In the second wave of outsourcing, companies took the concept of “core vs context” further with more companies focusing on their differentiated core competencies and categorizing everything else as context. This meant that there was now a greater quantum of so called “necessary but not sufficient” features which got relegated as context. This resulted in service providers executing larger projects in non-core / context areas like independent verification & validation, value engineering, re-engineering of product variants for adjacent markets etc.
Capacity augmentation came to the fore and ESPs helped customers reduce their time to market and scale as and when there were requirements. This helped accelerate product development process and better manage operational expenditure. Access to emerging global markets also became increasingly important for customers as consumer spending rose in these markets.
In the third wave of outsourcing, businesses, driven by cost reduction and product lifecycle pressures, are increasingly focused on developing effective outsourcing strategies that drive significant improvement in global engineering and R&D operations using win-win / risk reward business models with ESPs.
Recently, the engineering services outsourcing market has witnessed substantial growth, and has evolved to encompass a broad range of new product development, platform engineering and product support functions.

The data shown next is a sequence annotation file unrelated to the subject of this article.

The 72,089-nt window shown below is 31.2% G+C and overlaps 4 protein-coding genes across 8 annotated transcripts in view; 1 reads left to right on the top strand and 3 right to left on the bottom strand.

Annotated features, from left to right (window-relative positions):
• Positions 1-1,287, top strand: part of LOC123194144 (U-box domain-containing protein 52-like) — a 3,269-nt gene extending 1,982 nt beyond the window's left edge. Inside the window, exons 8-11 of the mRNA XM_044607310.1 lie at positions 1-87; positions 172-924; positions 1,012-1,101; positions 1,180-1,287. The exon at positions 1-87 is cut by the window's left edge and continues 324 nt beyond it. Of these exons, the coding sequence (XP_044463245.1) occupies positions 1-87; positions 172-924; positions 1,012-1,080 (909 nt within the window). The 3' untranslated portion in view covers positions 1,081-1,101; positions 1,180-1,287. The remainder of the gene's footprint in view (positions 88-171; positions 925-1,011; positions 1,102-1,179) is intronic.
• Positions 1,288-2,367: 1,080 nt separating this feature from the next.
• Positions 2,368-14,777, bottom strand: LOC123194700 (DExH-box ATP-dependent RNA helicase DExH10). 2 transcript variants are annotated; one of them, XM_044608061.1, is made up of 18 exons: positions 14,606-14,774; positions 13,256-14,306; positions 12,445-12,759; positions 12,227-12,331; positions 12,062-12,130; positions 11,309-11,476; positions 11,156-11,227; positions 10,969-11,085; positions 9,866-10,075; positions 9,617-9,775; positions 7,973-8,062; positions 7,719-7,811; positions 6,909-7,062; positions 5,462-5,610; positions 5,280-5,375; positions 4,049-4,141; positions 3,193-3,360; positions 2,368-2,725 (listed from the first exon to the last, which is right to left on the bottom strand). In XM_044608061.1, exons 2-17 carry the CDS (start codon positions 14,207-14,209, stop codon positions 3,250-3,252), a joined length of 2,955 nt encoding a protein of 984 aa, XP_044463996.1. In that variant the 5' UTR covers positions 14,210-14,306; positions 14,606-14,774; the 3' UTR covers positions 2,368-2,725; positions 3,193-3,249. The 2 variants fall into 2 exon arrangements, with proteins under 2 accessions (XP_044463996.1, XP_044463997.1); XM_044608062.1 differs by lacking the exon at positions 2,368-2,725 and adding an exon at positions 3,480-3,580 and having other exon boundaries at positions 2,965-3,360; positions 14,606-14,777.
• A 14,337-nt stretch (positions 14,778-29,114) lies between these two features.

Growth drivers and enablers in engineering outsourcing
The key levers and growth drivers for engineering services outsourcing include the following:
Cost: Over the years, the R&D intensity in terms of R&D spend as a percentage of sales has been constantly reducing. Smaller R&D budgets have forced companies to expand their footprint in low cost countries through partnerships with ESPs or through the establishment of captive centers to leverage the cost differential in engineering effort.
Labor: Given the complexities of the technologies involved in end-to-end product engineering, it is quite difficult to get a flexible pool of engineers with the relevant capabilities and competencies. Access to a global talent pool can go a long way in providing scale to ER&D operations.
Time: The free flow of real time information across geographies and markets thanks to the Internet has resulted in reduced product lifecycles and release cycles. Companies must constantly be ahead of the curve, or they will end up losing market share. In the online industry, there are some products which have become obsolete even before going to market. Service providers who are able to provide ready-to-use components, frameworks and methodologies to accelerate time to market are highly desirable.